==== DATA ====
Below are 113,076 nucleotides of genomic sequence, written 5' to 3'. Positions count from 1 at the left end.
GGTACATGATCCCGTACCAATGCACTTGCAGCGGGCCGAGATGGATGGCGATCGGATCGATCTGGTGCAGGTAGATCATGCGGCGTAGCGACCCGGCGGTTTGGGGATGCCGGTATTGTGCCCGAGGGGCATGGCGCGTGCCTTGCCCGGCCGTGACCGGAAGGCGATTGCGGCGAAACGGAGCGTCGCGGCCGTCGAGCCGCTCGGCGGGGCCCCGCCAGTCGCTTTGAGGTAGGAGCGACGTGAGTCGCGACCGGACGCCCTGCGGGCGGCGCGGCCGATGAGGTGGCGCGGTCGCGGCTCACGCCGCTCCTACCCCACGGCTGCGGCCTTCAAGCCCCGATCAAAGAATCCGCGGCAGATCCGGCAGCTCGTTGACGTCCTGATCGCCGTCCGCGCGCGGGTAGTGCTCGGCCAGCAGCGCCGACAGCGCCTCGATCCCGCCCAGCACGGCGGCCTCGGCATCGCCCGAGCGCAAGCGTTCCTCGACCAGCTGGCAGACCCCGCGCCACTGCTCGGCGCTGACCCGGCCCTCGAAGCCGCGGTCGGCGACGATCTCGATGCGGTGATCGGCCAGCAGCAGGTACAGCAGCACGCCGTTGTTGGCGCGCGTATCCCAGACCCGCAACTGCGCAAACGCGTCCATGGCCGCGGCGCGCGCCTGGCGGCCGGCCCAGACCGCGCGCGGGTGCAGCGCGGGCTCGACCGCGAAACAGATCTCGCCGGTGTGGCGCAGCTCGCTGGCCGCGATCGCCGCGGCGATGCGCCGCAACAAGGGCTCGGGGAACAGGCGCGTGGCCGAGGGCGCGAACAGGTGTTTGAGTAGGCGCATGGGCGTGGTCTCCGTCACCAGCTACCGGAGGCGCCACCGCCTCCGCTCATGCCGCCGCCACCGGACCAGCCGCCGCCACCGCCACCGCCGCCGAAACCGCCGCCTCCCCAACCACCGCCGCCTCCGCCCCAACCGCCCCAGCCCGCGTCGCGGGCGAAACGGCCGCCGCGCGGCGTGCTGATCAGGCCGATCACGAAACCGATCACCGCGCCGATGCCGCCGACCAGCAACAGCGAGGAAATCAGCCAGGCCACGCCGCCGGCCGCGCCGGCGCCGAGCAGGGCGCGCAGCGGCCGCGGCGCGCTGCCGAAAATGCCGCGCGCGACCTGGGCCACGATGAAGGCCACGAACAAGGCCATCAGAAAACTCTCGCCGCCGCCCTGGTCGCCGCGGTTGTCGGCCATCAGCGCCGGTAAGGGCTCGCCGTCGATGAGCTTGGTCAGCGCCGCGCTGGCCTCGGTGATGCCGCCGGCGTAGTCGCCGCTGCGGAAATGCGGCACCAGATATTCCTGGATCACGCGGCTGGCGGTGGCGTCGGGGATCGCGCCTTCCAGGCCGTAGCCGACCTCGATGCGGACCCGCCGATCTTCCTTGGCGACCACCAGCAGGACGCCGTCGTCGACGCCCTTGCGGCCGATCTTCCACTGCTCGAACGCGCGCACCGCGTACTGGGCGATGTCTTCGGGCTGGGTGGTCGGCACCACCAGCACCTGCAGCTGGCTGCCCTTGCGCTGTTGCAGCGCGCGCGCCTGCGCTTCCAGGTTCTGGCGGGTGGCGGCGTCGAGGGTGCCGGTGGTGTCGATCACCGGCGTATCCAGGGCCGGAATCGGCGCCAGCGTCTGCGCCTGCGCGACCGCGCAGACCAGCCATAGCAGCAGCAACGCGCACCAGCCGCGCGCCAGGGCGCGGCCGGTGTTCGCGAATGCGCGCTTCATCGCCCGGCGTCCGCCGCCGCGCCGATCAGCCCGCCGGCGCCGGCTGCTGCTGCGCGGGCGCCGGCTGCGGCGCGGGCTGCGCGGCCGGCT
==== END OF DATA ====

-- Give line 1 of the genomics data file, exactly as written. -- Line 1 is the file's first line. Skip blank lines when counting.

Below are 113,076 nucleotides of genomic sequence, written 5' to 3'. Positions count from 1 at the left end.